Because the humanities are by their nature based on human behavior, we find that many healthcare professionals are naturally doing some of the things that the three approaches recommend. That’s why there is so much interest in these skills because they feel, to many health professionals, like important but somewhat overlooked part of healthcare. It is something that a lot of people who go into the health professions are interested in in the first place—being empathic, being interested in people, asking questions, wanting to know more about the person to whom they are providing care.
So, the skills that we are giving them here are complementary to something that they are already doing, it validates their belief that this is important and effective, and gives them motivation and skills to do it in a certain way that is more productive and beneficial.
What competency gap does the certificate program seek to address?
There are many studies showing clear evidence of the benefits of all three of the interventions we explore in this certificate program, but the biological model of medicine that has become more dominant in the last 20 to 30 years with the discovery of a lot of very effective medications has made some people forget the tradition of medicine that we are asking to return to. Because the really great physicians from history who we look up to as role models understood the need to treat both the body and the soul, because you cannot separate them. If you look at the biographies of people like Ostler (Canadian physician and educator William Ostler, 1849-1919; called the ‘father of modern medicine’) or Charcot (French neurologist and educator Jean-Martin Charcot, 1825-1893; known as the ‘founder of modern neurology’) you see they had a great understanding of and interest in both the soul and the body.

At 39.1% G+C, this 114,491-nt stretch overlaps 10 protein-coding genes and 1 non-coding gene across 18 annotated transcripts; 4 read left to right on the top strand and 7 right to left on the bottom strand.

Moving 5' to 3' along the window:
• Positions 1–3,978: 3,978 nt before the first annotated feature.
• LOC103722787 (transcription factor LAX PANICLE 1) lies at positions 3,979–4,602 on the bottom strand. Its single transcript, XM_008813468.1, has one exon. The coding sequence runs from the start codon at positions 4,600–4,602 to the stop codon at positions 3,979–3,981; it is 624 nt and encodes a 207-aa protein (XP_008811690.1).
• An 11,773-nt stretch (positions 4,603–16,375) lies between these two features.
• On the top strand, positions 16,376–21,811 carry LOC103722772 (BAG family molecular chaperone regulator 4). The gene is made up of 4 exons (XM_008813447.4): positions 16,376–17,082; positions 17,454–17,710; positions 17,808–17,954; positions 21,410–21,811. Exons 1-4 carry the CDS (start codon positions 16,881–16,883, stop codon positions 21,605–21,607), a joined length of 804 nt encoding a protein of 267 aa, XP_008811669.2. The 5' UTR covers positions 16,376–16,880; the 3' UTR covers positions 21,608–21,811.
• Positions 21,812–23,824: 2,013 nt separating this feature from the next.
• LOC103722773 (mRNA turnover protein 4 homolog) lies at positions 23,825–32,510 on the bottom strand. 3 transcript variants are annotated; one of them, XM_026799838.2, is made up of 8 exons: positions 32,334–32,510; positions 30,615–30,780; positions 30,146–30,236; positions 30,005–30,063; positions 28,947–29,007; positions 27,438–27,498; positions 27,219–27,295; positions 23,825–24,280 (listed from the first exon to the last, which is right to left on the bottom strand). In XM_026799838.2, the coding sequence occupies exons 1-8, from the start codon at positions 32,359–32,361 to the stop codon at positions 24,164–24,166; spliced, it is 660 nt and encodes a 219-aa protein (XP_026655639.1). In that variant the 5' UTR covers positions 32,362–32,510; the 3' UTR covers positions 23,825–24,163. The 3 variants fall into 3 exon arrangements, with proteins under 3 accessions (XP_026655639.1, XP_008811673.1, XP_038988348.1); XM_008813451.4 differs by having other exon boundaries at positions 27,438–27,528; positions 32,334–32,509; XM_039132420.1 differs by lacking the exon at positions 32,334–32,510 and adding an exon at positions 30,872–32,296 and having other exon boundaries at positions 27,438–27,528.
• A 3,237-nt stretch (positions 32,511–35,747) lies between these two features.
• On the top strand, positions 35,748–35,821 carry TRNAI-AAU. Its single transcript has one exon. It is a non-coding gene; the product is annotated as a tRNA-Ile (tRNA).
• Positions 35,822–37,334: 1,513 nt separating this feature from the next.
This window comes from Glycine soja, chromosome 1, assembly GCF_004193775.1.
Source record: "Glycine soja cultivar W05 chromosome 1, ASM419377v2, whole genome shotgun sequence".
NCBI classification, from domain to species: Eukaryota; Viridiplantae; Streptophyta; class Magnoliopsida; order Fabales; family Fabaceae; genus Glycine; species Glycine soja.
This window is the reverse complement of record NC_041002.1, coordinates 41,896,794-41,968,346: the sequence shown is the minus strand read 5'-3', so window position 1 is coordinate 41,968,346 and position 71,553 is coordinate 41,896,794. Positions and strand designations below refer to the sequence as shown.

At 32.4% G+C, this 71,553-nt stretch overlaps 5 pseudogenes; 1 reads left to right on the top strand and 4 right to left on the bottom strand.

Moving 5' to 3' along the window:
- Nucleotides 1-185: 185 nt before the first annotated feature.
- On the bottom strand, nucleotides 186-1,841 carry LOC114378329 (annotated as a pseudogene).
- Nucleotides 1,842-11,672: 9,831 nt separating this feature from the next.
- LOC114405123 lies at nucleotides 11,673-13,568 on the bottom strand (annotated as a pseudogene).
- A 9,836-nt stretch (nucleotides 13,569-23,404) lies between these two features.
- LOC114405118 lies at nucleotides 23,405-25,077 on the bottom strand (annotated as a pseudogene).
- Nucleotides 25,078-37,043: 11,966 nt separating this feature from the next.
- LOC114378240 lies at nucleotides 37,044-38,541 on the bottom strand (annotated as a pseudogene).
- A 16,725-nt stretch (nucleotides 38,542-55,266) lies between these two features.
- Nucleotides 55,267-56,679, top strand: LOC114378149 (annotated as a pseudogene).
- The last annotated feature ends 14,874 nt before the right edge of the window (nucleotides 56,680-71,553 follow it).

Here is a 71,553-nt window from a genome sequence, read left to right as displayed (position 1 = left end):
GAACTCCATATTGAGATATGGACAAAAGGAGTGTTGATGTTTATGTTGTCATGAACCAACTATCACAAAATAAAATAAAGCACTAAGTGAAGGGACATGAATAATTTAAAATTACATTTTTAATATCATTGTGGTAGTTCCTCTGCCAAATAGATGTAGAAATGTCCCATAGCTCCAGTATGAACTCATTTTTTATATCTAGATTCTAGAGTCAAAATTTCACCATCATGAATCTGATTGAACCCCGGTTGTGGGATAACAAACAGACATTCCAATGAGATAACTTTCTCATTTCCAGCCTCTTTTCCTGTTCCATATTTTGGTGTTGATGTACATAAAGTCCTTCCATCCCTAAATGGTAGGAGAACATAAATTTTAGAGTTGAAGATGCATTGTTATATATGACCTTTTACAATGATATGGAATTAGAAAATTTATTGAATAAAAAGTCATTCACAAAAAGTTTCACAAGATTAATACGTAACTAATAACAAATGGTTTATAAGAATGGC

The best practitioners have always been the ones who are close to their patients, who know their patients really well, to whom patients come with personal stories and dilemmas, not just because they have one symptom and they need a pill. In the last 15 or 20 years, this movement of narrative medicine, narrative therapies, and humanities in medicine has identified this gap and developed research and educational programs to address it. Indeed, many medical school programs now integrate these approaches into their curricula; this certificate program aims to address this gap but with a broader focus that allows a wider range of health professionals to gain skills in this field. We feel this approach will allow more patients, their loved ones and more health professionals to benefit from these highly effective narrative-based interventions which we feel make very important contributions to overall health and well-being.